As she has been doing for several years now, Consuelo Manrique continues to think about those women who have been affected by war. Through her drawings and paintings, she has embodied their pain and their slow process of healing and forgiving, but never of forgetting. In her latest works, Manrique is mending their wounds with golden thread and basting stitching, weaving words into an illegible language that comes close to the delicate texture of lace, which speaks of sensitivity and of the female spirit.
This time, however, something unexpected has occurred. Her mother's handkerchiefs, which have nearly disintegrated, leaving behind imprints of their own memory, have joined her strokes and basting stitching. And what is most surprising is the presence of remnants of lace that belonged to her wedding dress, which are now sewn unto the canvas and covered in a different shade of red that, unlike ever before, evokes blood. These pieces of lace exist within the cloth like tinted gauzes that denote pain and loss, but that heal; are mended with goldleaf, in the way that the Japanese, through the art of kintsugi, repair broken ceramics. It is through this art form that they aggrandize scars in a ceremonial and aesthetic way, as Manrique also does in her moving paintings.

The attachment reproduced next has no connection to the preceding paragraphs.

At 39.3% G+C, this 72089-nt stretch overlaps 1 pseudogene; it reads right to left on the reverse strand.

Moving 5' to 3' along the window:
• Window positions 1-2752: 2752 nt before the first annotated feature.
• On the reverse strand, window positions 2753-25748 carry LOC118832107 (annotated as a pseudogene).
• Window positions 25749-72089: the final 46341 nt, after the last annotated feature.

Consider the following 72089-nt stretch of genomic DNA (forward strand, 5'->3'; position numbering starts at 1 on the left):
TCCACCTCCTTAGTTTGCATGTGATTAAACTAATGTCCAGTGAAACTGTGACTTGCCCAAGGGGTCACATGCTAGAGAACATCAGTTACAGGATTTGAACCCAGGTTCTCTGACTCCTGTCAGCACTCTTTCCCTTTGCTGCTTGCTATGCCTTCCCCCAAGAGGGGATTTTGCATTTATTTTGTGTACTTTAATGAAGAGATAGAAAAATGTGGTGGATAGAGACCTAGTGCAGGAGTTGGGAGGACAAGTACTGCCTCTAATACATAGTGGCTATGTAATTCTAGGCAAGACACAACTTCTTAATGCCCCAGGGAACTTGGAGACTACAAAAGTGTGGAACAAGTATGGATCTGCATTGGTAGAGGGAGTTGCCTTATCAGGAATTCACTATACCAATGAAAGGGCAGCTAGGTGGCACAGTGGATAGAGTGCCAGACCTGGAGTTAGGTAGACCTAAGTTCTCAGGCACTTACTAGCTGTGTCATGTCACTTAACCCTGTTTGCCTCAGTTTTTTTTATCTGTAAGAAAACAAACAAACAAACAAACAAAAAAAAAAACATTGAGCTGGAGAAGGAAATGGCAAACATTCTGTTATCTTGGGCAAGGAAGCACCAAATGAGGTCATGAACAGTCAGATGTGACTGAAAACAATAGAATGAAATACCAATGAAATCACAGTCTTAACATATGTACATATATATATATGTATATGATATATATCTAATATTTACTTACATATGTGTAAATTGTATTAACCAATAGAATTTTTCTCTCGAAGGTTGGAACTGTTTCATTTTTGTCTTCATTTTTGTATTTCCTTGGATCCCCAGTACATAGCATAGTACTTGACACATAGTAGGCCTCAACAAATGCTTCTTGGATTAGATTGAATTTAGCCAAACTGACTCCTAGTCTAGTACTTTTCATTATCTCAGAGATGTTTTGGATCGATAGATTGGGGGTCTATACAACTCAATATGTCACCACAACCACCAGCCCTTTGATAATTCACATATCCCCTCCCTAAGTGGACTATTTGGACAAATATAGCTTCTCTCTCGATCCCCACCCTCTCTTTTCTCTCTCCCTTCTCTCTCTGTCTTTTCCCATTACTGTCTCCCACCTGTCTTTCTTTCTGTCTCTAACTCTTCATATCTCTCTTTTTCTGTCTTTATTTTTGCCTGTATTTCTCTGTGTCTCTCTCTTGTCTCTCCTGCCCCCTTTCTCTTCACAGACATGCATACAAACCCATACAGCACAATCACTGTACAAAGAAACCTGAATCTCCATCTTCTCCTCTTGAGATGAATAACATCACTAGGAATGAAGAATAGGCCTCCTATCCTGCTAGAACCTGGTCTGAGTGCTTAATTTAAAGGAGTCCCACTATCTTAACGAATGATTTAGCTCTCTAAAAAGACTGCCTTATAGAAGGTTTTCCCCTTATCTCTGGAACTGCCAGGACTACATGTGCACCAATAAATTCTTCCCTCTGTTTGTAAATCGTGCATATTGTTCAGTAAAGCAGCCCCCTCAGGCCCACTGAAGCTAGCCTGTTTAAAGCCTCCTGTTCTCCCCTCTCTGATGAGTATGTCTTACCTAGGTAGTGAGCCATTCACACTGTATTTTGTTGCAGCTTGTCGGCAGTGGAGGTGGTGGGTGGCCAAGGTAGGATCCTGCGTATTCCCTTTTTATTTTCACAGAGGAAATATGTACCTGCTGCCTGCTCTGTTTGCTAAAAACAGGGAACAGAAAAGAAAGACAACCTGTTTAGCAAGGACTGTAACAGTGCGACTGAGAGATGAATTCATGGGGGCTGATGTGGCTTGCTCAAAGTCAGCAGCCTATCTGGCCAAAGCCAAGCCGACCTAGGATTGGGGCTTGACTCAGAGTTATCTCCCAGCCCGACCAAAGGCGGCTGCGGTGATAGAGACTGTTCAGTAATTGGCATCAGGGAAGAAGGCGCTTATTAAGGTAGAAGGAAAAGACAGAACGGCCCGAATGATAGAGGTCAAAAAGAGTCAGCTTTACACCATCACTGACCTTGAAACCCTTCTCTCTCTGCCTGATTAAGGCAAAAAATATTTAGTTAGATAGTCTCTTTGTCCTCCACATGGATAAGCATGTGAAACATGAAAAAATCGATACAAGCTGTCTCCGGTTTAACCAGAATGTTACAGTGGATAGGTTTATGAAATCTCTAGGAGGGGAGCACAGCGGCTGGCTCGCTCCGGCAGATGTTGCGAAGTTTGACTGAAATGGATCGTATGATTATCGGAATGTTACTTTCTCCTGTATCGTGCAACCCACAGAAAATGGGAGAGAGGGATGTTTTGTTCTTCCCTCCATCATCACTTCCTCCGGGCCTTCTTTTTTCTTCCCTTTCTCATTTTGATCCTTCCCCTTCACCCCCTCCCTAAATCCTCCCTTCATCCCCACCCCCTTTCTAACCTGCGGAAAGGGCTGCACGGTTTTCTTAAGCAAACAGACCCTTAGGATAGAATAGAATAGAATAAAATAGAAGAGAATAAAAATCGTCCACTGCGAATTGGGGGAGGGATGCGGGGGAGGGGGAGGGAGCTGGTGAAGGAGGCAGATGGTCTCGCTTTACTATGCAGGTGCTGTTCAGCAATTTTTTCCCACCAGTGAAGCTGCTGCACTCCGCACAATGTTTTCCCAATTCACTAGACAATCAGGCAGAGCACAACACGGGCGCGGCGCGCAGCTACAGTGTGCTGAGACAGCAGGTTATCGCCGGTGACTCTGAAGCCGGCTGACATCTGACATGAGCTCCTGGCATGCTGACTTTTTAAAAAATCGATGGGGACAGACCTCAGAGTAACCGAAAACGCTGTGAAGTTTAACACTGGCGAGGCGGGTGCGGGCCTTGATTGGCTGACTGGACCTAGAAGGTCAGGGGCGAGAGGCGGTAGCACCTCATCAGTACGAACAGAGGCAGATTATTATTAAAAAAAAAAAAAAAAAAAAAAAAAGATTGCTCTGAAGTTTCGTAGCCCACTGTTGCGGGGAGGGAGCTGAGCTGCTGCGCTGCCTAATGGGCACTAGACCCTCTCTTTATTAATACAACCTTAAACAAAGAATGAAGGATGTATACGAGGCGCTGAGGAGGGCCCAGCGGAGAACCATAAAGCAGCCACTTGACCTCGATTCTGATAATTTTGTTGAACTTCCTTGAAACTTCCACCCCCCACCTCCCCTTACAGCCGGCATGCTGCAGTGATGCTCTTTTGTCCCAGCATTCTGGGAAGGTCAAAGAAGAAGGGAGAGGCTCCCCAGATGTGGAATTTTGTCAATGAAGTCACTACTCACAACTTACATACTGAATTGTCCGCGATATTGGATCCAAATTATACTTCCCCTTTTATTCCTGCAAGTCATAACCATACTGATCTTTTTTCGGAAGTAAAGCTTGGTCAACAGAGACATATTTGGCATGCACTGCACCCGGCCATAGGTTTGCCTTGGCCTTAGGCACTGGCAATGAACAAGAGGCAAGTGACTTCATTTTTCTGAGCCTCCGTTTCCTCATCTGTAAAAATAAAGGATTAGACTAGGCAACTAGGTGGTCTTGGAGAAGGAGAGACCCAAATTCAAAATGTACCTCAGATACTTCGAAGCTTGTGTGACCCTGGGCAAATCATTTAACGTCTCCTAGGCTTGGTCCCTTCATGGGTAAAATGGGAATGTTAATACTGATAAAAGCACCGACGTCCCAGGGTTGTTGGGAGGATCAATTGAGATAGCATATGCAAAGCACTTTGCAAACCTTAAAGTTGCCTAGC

In referring so much to other bodies, to "Silent Bodies," which heal their wounds, Consuelo Manrique has come to name her own. Perhaps without even noticing, she has allowed it to speak of pain and healing.